Despite the best intentions of getting this issue out earlier today, I could not help taking advantage of one of the most beautiful autumn days in New England yet. Today was absolutely gorgeous after a few days of cold and rainy weather. The sun came out with a crispness that warmed the day befitting the colors of the season. Needless to say, I spent the best parts of it outside with the family.
This week’s selections include three short reads that anyone can take in if Monday is a holiday or later throughout the week. They are all a bit different and there is no theme but they address a wide scope of issues related to education. While the first selection is heavy, the other two are a lot more upbeat and even fun.
This week’s “If you read only one article…” is the first one. It may be the most serious but is undoubtedly the most important. An old friend of mine once said, “Everything is political.” The older I get the more right he is proven. Teaching is an inherently political act as much as we might wish it were not. It is a helping profession and as such always manages to overlap on some level with the political. Addressing the ways the education system can amplify inequities is something long overdue. PL Thomas helps explain a way.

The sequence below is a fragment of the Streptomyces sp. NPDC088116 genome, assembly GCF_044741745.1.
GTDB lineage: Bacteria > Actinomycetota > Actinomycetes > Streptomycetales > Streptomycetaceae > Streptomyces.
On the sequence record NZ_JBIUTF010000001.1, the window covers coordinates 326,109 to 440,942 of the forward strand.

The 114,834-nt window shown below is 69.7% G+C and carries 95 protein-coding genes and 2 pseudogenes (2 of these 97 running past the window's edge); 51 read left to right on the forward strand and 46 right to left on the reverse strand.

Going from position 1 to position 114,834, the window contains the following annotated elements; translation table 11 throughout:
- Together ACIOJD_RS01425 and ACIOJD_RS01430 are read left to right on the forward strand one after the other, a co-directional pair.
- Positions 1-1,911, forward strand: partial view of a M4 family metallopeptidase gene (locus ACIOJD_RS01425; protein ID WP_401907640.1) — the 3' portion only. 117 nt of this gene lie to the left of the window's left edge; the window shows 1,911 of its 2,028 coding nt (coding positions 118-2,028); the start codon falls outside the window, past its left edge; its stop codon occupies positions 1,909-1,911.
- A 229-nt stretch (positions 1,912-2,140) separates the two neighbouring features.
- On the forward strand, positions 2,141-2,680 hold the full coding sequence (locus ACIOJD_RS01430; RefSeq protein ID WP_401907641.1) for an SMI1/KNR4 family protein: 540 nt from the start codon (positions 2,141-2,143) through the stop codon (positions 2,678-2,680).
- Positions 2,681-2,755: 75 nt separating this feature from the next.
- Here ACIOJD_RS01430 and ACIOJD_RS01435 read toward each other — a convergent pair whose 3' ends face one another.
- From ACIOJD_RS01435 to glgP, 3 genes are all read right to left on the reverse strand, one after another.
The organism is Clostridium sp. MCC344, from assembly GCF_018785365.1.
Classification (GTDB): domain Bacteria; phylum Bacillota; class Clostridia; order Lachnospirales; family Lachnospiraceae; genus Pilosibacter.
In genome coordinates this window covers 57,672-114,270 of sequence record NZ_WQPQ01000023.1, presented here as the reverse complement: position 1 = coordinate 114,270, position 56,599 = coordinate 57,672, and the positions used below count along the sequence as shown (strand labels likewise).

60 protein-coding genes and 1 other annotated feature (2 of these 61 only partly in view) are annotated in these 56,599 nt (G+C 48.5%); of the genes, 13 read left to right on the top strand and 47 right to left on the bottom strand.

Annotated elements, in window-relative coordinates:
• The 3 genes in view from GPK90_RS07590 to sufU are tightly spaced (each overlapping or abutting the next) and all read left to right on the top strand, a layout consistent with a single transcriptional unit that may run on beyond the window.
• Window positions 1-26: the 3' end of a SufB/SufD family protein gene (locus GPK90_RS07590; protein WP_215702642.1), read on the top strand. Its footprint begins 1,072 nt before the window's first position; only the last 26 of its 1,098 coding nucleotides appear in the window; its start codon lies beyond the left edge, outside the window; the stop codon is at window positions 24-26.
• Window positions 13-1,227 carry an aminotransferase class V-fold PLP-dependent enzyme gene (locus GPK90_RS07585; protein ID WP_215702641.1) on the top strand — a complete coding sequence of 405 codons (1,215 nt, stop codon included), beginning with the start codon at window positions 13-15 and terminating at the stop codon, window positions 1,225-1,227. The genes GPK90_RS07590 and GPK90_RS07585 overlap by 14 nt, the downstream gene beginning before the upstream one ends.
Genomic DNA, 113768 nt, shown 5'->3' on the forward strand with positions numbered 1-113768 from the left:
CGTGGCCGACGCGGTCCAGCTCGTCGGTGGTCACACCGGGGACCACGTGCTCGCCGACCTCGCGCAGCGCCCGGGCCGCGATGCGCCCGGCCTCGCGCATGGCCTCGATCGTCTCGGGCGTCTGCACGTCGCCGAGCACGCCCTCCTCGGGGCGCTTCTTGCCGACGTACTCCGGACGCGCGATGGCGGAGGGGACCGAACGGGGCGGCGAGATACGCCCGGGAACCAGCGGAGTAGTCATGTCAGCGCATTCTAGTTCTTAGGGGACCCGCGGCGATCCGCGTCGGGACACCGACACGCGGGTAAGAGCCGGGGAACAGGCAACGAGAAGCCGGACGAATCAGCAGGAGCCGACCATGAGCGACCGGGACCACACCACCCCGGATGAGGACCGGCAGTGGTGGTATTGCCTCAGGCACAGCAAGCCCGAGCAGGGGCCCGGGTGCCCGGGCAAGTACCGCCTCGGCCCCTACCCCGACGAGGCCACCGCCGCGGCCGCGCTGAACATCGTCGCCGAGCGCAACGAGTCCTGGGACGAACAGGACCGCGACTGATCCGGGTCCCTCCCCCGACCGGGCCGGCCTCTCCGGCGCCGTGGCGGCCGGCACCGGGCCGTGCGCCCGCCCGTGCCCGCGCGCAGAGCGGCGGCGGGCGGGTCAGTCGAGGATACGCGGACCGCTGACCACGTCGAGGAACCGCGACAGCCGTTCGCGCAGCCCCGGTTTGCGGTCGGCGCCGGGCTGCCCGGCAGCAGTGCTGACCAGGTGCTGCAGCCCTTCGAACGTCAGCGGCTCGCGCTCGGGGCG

I hope you too were able to enjoy the day.
Here are three curated articles about education, technology, and evolutions in teaching.
Unsweet Tea: On Tokenism, Whiteness, and the Promise of Culturally Relevant Teaching – radical eyes for equity – PL Thomas (5-minute read)
For the second week in a row, I have selected an opener article from PL Thomas. This is a powerfully personal take on privilege, as well as being one of the best I have read. As usual, Thomas weaves in a number of great sources to strengthen his point. What’s more impressive is how he extends the idea into education, undermining claims that education serves as a reform to inequities.
What makes the post so powerful is how he uses sweet tea as a metaphor to hammer home his point. Sweet tea is something so common as to be the default in the South, where Thomas calls home. It is an unrecognized default beverage. If you order tea in the South, you will receive sweet tea. As he explains there really is no alternative. Sweet tea is the “right” tea in that context, just as whiteness has been the default culturally in the wider context.
As Thomas highlights, challenging the default whiteness can spark both white fragility and tokenism. Neither is particularly palatable and both require a confrontation to overcome. The time to recognize the inequities in our current systems has long past. What’s more, tearing down privilege need not always be a zero-sum game. Plus, tokenism is definitvely not an answer. As he explains, “centering [whiteness] one last time in order to recenter our society and schools in ways that are equitable” seems like one of the few viable ways to confront and conquer some of the systemic inequities that education tends to perpetuate.